MHT contains the hormone oestrogen to treat your menopausal symptoms. It may also contain a progestogen if you haven’t had a hysterectomy (your uterus removed). This is to protect the lining of your uterus from cancer.


MHT can be:

  • taken as tablets
  • applied to your skin as a gel or patch
  • placed under your skin as an implant
  • applied vaginally as a cream, pessary or tablet — for symptoms confined to your vagina and bladder

Side effects of MHT

Like all medicines, MHT can have side effects. These can include:

  • breast tenderness
  • fluid retention
  • mood changes
  • vaginal spotting and bleeding

If you get any of these side effects, you should talk with your doctor.

MHT does not cause weight gain.

Treatment length

There is not a certain length of time that you should take MHT. But stopping MHT may cause your menopausal symptoms to come back.

You should have a yearly wellness check with your doctor. This will help to work out whether you should continue with MHT.

Who can’t use MHT?

MHT may not be recommended if you have:

Non-hormone medicines

Prescription medicines that can help hot flushes and night sweats include:

Unfortunately, these medicines do not help with vaginal dryness.

LOOKING FOR A MEDICINE? — To search by brand name or active ingredient, use the Medicines information search feature.

Other treatments

Other treatments that have been shown to reduce the impact of hot flushes and night sweats are:

Complementary therapies

You may want to try complementary therapies to manage menopause symptoms such as hot flushes and night sweats. Complementary therapies include things like:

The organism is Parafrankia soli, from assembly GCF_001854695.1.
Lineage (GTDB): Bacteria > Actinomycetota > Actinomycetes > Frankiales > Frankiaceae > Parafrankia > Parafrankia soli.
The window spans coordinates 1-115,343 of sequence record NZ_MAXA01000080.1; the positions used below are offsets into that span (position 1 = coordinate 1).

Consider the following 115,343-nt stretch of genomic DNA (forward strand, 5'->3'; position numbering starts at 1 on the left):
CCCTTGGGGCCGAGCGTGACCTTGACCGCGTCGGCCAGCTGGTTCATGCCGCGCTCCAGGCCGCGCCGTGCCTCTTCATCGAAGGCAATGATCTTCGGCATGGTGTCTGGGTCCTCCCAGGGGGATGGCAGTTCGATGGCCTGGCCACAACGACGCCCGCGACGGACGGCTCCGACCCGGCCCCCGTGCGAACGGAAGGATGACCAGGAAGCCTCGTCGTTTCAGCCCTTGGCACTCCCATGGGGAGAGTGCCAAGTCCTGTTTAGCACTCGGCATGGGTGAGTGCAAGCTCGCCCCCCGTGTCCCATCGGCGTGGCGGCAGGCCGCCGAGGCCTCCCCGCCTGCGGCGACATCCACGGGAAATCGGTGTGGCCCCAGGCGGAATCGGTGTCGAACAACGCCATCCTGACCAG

There is little research to support these therapies. If you don’t see a response in 6 weeks, it’s best to stop taking them.

Similarly, black cohosh can cause liver side effects, so this should be stopped after 6 months.

Complementary medicines can cause side effects. They may also interact with other medicines that you’re taking. It’s important to tell your doctor and pharmacist if you are using complementary therapies.

It’s important to seek medical advice before trying any treatment — including herbal therapies. Some remedies may be expensive and unproven, or they may interact with other treatments.

Living with menopause

There are some changes that you can make to help manage the symptoms of menopause, such as:

  • avoiding caffeine, alcohol and hot environments to help reduce hot flushes
  • dressing in layers that you can easily remove if you’re feeling hot
  • sleeping in a cool room

Here are some other lifestyle changes that you can make to improve your health at this time:

Can menopause be prevented?

Menopause is a life stage and cannot be prevented.

You can read more about life post-menopause here.

What are the complications of menopause?

Menopause occurs alongside a range of metabolic changes that can lead to complications, such as:

  • Heart disease — menopause increases your risk of getting heart disease.
  • Osteoporosis — after menopause, your body starts to break down bone more quickly than it replaces it.

Pregnancy during menopause

To avoid pregnancy, it’s recommended that you continue to use contraception for:

  • 2 years after your last period — if you’re younger than 50 years
  • 1 year after your last period — if you’re older than 50 years

Resources and support

To read more about the time after menopause, visit healthdirect’s post-menopause page.

To find an Australian doctor who specialises in menopause, visit the Australasian Menopause Society website.

For more information and support, you can call the healthdirect helpline on 1800 022 222 (known as NURSE-ON-CALL in Victoria). A registered nurse is available to speak with 24 hours a day, 7 days a week.

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Last reviewed: December 2023